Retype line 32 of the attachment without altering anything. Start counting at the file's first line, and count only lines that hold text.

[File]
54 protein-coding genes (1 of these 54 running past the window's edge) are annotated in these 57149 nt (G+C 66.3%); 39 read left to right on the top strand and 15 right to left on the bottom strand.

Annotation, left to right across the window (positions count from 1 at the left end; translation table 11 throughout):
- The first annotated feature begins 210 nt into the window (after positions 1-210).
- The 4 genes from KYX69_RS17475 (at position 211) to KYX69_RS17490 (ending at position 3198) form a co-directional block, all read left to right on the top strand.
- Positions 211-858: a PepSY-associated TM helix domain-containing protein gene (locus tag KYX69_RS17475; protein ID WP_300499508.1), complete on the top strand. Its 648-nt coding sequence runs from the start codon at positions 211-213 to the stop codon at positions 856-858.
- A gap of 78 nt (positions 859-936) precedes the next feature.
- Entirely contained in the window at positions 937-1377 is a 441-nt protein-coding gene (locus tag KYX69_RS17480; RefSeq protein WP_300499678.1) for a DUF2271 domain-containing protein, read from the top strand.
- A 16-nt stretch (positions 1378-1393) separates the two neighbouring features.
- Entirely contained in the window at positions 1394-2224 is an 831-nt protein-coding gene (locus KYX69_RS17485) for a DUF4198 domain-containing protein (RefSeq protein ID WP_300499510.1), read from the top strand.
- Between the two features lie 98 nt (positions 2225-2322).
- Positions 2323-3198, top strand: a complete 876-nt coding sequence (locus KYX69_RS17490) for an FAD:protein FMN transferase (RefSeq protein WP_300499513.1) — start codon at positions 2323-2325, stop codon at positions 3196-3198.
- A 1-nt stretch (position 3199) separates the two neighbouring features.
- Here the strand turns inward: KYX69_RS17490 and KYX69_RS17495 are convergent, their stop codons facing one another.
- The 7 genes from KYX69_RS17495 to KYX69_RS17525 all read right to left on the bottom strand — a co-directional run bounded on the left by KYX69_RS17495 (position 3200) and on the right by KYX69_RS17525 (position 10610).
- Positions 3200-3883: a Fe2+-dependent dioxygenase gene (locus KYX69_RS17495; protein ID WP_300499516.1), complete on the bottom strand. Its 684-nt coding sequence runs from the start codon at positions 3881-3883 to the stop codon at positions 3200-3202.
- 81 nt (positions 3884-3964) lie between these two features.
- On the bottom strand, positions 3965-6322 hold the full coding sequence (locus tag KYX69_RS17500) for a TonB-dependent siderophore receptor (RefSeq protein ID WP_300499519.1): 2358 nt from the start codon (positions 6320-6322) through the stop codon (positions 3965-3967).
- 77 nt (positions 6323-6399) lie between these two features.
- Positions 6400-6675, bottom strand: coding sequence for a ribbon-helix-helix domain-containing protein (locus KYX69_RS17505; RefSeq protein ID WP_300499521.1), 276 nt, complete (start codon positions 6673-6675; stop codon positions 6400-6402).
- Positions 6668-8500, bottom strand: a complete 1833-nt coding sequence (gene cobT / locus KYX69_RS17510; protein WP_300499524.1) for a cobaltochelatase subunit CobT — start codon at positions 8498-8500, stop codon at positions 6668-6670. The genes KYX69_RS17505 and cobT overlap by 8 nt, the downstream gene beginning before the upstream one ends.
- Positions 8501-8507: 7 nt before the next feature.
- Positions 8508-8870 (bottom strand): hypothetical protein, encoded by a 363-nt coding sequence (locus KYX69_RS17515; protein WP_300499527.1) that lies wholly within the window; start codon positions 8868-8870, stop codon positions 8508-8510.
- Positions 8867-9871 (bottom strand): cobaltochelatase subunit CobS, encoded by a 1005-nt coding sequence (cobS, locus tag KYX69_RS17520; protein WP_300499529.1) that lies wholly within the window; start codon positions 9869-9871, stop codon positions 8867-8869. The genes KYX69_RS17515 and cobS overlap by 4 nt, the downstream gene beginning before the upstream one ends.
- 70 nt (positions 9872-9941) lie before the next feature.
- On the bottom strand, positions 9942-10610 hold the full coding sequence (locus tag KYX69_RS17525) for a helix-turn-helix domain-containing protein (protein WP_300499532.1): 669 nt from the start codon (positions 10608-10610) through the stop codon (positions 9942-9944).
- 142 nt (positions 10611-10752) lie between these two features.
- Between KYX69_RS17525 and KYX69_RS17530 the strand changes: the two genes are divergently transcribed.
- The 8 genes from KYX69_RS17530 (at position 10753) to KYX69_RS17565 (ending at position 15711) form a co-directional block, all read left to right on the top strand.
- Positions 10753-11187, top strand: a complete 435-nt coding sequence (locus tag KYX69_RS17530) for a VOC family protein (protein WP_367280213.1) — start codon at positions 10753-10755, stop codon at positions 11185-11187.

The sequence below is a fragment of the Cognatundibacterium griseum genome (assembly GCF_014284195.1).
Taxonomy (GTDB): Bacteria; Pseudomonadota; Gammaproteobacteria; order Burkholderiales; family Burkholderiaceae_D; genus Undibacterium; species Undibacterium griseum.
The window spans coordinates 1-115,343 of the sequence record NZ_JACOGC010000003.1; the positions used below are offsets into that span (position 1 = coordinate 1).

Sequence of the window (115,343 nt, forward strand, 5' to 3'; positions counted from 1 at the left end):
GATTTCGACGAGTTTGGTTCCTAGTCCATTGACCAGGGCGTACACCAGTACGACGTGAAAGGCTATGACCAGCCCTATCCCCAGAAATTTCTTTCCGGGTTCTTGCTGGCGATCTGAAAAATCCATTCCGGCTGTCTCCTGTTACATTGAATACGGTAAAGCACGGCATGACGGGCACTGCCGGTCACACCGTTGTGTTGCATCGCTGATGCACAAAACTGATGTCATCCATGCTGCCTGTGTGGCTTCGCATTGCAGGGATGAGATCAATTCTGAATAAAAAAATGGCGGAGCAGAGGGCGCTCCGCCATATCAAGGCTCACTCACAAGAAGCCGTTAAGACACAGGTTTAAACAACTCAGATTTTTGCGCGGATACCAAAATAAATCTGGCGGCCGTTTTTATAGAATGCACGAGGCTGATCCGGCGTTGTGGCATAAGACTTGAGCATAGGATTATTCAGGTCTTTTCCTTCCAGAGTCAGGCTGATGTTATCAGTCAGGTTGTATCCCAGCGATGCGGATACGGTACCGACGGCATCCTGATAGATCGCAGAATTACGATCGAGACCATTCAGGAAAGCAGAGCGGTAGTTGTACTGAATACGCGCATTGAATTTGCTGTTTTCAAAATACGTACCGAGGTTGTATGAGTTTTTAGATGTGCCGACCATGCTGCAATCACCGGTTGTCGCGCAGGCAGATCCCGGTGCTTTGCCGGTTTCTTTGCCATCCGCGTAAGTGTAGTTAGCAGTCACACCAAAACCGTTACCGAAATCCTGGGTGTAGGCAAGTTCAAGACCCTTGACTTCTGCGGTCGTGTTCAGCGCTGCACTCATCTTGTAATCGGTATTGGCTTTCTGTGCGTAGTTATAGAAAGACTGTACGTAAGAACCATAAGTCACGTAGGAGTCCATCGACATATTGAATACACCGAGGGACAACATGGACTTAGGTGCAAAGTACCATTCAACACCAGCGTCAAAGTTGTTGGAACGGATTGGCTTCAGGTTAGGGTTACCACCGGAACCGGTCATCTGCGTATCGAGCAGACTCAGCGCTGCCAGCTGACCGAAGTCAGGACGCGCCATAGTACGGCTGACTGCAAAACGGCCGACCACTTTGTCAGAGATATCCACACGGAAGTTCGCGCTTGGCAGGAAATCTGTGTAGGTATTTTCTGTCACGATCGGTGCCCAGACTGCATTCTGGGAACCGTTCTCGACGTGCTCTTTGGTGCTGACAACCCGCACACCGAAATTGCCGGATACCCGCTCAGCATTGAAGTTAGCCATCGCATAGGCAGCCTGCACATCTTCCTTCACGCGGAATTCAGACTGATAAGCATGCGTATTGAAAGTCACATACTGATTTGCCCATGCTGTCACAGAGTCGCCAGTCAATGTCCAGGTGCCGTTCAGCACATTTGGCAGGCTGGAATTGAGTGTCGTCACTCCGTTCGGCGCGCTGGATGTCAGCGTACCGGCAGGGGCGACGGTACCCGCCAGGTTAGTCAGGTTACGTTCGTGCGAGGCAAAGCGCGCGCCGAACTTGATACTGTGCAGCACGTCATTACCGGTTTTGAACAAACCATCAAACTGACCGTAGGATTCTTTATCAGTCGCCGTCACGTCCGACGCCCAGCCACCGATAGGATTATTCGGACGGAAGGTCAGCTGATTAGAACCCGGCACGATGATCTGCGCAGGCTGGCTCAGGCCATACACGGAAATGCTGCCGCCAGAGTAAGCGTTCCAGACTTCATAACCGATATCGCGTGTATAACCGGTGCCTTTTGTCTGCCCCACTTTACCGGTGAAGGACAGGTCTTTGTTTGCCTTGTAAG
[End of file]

The window spans coordinates 1-115,343 of the sequence record NZ_JACOGC010000003.1; the positions used below are offsets into that span (position 1 = coordinate 1).